This being said, the program does not provide a “Photo Editing” workspace at this time, which I think underlines that Krita does not primarily identify itself as a photo editing app. In fact, to my knowledge, Krita’s photo editing capabilities are mainly geared towards digital painters importing their drawings into the program. They can then use Krita’s editing features to enhance the drawings – including the lines and colors in the drawings, thus making them easier to see in the program as they are referenced during the digital painting process. I think Krita is very well-built for this purpose.
The final thing I want to cover about Krita as a photo editor is that it can edit images in CMYK color spaces. You can do this easily by going to Image>Convert Image Color Space (as shown in the image above) and choosing “CMYK/Alpha” from the dropdown (blue arrow in the image below).
Editing in a CMYK color space is useful for ensuring your colors display accurately when printed using a CMYK color printer. By editing your images in CMYK, you can ensure the final product looks the way you intended rather than editing the photo in an RGB color space, then soft-proofing the color with a CMYK color profile – which is what you typically do in GIMP. Krita also allows you to choose from a variety of built-in CMYK profiles, which is useful for getting the colors right based on the exact medium you are printing on.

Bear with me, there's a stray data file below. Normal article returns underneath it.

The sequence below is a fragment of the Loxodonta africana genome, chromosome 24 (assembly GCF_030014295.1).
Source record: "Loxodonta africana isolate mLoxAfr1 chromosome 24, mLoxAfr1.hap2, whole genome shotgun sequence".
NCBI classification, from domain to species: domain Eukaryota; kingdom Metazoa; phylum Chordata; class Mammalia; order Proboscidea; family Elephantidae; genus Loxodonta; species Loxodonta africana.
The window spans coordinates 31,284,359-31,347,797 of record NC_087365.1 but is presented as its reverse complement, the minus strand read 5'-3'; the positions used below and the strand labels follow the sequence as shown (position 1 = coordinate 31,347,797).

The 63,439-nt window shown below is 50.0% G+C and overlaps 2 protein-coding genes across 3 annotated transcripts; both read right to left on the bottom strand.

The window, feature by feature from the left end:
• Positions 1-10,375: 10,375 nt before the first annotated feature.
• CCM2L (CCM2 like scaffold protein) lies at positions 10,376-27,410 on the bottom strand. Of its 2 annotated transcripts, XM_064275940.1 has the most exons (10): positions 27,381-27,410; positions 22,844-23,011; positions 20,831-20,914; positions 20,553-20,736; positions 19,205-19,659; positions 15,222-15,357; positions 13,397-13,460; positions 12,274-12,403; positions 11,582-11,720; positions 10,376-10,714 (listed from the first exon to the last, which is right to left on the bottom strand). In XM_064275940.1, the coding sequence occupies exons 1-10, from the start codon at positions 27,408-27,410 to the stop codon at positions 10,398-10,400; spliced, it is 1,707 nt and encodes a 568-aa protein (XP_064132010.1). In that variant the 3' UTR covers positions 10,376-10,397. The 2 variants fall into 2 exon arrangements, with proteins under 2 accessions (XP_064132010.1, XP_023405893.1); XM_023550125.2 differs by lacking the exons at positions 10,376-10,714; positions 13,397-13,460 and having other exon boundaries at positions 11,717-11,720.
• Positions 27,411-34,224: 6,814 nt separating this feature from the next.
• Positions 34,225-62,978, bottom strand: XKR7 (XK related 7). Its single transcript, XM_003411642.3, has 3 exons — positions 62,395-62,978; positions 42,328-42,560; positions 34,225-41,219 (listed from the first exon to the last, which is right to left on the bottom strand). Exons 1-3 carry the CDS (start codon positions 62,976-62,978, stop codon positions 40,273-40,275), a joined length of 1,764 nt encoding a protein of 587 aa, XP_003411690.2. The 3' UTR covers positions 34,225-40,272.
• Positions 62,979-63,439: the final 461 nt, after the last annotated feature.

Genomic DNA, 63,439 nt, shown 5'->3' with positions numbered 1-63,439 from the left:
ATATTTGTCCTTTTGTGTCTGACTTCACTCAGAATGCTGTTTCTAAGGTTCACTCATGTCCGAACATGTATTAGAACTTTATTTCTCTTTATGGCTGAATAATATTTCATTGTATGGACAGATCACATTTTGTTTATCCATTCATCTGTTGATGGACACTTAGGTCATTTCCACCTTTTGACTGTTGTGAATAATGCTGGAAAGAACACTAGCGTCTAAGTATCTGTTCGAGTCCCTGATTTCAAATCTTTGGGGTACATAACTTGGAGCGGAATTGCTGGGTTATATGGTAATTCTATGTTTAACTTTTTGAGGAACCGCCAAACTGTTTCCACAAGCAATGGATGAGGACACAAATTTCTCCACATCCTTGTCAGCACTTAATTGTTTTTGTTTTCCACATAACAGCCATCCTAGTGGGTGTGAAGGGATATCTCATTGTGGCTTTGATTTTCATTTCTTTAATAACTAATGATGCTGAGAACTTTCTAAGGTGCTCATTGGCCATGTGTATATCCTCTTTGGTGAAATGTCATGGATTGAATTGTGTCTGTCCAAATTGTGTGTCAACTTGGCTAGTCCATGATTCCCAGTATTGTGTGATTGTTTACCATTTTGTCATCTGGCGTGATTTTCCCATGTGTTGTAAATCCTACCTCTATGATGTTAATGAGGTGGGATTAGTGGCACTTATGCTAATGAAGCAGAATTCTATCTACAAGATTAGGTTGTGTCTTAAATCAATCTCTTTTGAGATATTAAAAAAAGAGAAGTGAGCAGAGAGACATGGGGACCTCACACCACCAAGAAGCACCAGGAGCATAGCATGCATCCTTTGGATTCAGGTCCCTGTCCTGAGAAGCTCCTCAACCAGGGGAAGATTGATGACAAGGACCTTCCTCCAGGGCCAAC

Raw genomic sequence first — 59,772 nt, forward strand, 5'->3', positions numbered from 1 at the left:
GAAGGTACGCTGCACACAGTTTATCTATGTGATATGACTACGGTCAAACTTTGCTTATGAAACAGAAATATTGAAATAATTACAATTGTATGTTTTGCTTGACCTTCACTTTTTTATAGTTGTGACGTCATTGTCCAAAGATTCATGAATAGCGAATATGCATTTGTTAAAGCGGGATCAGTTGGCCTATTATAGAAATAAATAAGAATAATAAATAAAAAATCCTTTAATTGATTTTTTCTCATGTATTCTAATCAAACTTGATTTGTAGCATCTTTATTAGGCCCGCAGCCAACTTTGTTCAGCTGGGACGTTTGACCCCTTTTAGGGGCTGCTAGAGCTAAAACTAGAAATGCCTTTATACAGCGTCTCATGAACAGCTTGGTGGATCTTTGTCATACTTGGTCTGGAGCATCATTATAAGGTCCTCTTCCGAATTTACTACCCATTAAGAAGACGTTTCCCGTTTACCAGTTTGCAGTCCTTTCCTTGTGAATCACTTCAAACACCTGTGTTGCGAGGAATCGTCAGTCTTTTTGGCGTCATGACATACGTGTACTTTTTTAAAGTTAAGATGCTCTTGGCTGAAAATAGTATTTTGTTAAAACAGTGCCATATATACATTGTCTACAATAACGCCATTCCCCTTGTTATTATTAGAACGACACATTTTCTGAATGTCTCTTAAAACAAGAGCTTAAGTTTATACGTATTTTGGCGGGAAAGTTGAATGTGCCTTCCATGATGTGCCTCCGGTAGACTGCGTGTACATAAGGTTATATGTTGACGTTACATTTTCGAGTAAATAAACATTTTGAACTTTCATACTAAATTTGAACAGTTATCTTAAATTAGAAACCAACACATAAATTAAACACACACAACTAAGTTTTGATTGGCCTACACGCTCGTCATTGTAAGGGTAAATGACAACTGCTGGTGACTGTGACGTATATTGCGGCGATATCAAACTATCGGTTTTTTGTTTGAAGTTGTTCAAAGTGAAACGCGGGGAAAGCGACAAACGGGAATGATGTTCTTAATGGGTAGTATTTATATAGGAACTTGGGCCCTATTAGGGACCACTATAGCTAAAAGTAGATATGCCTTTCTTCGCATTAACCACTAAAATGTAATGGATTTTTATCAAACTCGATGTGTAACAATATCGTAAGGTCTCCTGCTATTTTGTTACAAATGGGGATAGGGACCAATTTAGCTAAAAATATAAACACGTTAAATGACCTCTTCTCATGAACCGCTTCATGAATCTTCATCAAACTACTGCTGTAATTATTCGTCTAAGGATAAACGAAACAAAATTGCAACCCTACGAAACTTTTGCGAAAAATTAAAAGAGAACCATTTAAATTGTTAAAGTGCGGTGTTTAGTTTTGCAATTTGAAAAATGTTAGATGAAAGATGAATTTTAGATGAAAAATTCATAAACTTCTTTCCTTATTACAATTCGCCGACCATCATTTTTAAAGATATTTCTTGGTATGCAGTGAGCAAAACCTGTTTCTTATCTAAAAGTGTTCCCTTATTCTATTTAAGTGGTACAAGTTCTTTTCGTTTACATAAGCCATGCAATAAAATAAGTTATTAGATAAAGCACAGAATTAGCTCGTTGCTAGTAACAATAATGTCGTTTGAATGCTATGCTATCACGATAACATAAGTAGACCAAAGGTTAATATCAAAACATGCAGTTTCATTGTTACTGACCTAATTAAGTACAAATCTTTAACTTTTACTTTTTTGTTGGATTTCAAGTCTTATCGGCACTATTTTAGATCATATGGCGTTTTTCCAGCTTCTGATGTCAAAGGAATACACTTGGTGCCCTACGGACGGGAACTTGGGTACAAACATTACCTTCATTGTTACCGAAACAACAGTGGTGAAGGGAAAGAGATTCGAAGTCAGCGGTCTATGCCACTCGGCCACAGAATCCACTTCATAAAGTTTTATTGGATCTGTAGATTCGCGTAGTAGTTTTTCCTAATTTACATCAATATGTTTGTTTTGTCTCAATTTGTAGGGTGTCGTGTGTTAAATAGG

GIMP’s lack of full CMYK support has been a major pain point for a lot of users for many years, so having this available in Krita is no small achievement.
So, to sum this comparison up, let’s cover where the two programs, GIMP and Krita, excel when directly compared to one another. Krita excels with its inclusion of popular features like adjustment layers, full CMYK support, vector shape drawing tools, and the ability to open RAW images. And it would be remiss of me to not mention that Krita also excels with its animation features, though that’s not totally relevant to this article.
GIMP, on the other hand, excels with its breadth of Photo Adjustment Features, Filters & Effects, its overall performance when working with images – especially when working with adjustment tools and filters, its photo manipulation capabilities for things like background removal and photo compositing, and finally its selection of tools dedicated to photo editing, retouching, and manipulation tasks.
Krita is primarily a digital painting software with some great photo editing features. And I think the opposite can be said for GIMP – GIMP is primarily a photo editor with some great digital painting features. Although, honestly, I think the gap between GIMP and Krita as digital painting software is smaller than the gap between GIMP and Krita as photo editing software.
So, is Krita a better photo editor than GIMP? In my opinion, no. But it is still really awesome software that I highly recommend anyone try. The good news is that both programs are free, so it won’t cost you anything to try each one for yourself and see what you prefer.